Sri Lanka will like Manmohan Singh to participate in CHOGM meet: Peiris

Sri Lanka said it would like Manmohan Singh to attend the upcoming CHOGM meeting in Colombo despite opposition from political parties in Tamil Nadu.

New Delhi: Sri Lanka on Sunday said it would like Prime Minister Manmohan Singh to attend the upcoming CHOGM meeting in Colombo despite opposition from political parties in Tamil Nadu on his participation on the grounds of human rights violations of Tamils there.

Visiting Sri Lankan Foreign Minister GL Peiris expressed his country`s keenness in this regard on the eve of his meeting with the prime minister here to extend an invitation to him on behalf of President Mahinda Rajapakse.

"I am here basically for the purpose of extending an invitation (to PM)." he told reporters.

"We would very much like him to be there. It is very important," Peiris said while noting that the meeting was happening in an Asian country after nearly quarter of a century.

Asked about the opposition by political parties in Tamil Nadu, Peiris said, "It is upto India to decide but we will like participation of India at the highest level."

Both ruling AIADMK and Opposition DMK in Tamil Nadu have mounted pressure on the Centre demanding that India boycott the Commonwealth Heads of Government Meeting (CHOGM) to be held in Colombo this November.

DMK president M Karunanidhi yesterday warned of rail blockades, black flags on houses and commercial establishments across the state if the prime minister did not declare that India would not participate in the CHOGM meet.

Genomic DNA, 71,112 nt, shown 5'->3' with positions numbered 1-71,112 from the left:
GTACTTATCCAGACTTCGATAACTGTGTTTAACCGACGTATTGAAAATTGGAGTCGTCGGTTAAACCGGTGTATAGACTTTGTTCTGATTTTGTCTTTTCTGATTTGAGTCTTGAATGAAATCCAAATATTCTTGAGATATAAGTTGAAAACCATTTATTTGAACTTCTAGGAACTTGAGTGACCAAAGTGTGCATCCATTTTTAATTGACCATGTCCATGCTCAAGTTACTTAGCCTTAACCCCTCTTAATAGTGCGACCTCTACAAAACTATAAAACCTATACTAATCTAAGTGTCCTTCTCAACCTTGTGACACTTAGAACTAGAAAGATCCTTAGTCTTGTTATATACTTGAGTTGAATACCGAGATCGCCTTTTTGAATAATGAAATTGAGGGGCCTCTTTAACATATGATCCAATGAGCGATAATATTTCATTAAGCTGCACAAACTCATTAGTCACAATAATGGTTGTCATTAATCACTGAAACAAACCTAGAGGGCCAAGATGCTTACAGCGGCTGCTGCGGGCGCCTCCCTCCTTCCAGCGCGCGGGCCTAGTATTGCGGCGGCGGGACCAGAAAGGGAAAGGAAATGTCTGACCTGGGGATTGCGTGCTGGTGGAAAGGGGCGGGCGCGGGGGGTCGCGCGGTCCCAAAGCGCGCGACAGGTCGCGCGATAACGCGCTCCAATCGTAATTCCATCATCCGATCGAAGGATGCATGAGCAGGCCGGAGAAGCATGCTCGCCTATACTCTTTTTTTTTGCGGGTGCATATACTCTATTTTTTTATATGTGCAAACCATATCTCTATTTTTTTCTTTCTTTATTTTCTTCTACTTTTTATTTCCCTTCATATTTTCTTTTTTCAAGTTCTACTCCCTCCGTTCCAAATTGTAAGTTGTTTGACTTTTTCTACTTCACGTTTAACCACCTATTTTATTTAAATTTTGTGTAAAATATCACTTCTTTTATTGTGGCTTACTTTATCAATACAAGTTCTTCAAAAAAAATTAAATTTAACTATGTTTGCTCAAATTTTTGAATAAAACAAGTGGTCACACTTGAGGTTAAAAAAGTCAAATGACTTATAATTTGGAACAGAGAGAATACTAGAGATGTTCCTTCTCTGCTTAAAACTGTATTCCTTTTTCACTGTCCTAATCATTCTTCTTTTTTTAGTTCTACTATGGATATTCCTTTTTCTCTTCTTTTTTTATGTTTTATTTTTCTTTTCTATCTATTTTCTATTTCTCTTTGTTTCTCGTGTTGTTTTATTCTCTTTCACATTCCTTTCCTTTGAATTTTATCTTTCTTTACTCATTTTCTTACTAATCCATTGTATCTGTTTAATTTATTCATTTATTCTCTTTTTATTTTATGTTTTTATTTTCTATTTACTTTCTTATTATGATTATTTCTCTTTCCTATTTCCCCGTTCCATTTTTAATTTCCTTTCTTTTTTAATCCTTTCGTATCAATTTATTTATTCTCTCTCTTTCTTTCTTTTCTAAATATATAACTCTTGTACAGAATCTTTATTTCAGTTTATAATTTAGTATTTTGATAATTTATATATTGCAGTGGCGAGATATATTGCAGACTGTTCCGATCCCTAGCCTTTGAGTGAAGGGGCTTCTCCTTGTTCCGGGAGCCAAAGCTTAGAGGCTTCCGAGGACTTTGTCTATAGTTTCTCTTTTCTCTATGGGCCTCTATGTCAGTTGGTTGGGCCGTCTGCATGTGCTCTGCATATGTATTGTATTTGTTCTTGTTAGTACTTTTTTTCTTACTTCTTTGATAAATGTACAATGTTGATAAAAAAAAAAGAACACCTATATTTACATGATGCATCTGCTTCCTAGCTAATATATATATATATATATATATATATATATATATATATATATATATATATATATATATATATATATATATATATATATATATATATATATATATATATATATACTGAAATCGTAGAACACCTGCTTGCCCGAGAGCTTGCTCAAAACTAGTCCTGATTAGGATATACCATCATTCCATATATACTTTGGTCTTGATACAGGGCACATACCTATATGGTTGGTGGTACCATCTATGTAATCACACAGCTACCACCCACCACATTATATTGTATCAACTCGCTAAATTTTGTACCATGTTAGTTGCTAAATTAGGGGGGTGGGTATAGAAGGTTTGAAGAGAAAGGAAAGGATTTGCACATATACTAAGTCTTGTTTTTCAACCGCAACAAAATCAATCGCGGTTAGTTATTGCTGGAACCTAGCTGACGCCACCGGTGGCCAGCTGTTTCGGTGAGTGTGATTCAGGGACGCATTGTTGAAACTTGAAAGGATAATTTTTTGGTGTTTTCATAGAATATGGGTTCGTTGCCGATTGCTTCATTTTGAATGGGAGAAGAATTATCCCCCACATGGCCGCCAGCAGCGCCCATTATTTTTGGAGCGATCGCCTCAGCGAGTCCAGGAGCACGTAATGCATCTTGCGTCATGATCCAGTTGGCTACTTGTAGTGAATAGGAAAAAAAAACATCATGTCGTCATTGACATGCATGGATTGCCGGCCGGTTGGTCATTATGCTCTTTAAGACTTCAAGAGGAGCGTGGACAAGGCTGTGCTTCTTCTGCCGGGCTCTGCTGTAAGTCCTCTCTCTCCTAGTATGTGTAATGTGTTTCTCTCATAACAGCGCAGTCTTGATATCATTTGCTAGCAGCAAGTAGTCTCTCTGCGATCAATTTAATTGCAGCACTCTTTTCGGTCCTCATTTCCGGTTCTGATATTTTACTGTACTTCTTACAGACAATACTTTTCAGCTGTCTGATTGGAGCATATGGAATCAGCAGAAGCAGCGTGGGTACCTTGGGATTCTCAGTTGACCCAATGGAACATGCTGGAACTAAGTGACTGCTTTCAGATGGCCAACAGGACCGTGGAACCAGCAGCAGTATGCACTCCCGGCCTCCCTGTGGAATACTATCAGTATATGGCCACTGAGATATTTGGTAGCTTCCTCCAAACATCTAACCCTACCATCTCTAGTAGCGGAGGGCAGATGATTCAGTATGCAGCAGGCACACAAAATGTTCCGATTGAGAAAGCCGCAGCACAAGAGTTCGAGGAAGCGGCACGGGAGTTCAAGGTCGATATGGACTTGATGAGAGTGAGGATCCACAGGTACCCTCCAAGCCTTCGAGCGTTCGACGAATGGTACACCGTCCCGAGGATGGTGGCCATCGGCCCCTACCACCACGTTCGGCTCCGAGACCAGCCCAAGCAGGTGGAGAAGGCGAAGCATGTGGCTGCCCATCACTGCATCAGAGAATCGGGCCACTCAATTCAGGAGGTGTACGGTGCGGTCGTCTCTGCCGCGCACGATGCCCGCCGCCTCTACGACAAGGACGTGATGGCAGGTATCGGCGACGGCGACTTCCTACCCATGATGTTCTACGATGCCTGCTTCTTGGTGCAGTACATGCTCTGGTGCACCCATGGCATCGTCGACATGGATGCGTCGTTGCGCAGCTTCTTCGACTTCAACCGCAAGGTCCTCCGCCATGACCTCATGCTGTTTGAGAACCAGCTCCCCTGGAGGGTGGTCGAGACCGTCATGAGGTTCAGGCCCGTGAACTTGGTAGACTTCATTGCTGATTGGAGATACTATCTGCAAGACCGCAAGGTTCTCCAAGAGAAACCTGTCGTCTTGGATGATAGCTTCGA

In a statement, Karunanidhi, referring to Peiris` proposed visit to India had said, "The prime minister without neglecting Tamils` demand should categorically and openly declare that India will not participate in the meet."

He said the Lankan government has lost credibility in the international forum and it is trying to dilute the provisions of 13th amendment to its constitution.

The 13th amendment in the Sri Lankan constitution was carried out with Indian backing in the 1987 to ensure autonomy to provinces and by extension to the Tamils in the island`s north and east.

But the regime of President Rajapaksa has threatened to dilute its provisions, causing dismay in India.

"At the very least, India must stay away from the CHOGM to be held in Colombo and, thereby, exert pressure on Sri Lanka to do justice by its hapless, much exploited Tamil Minorities," Chief Minister Jayalalithaa had said in a letter to the prime minister.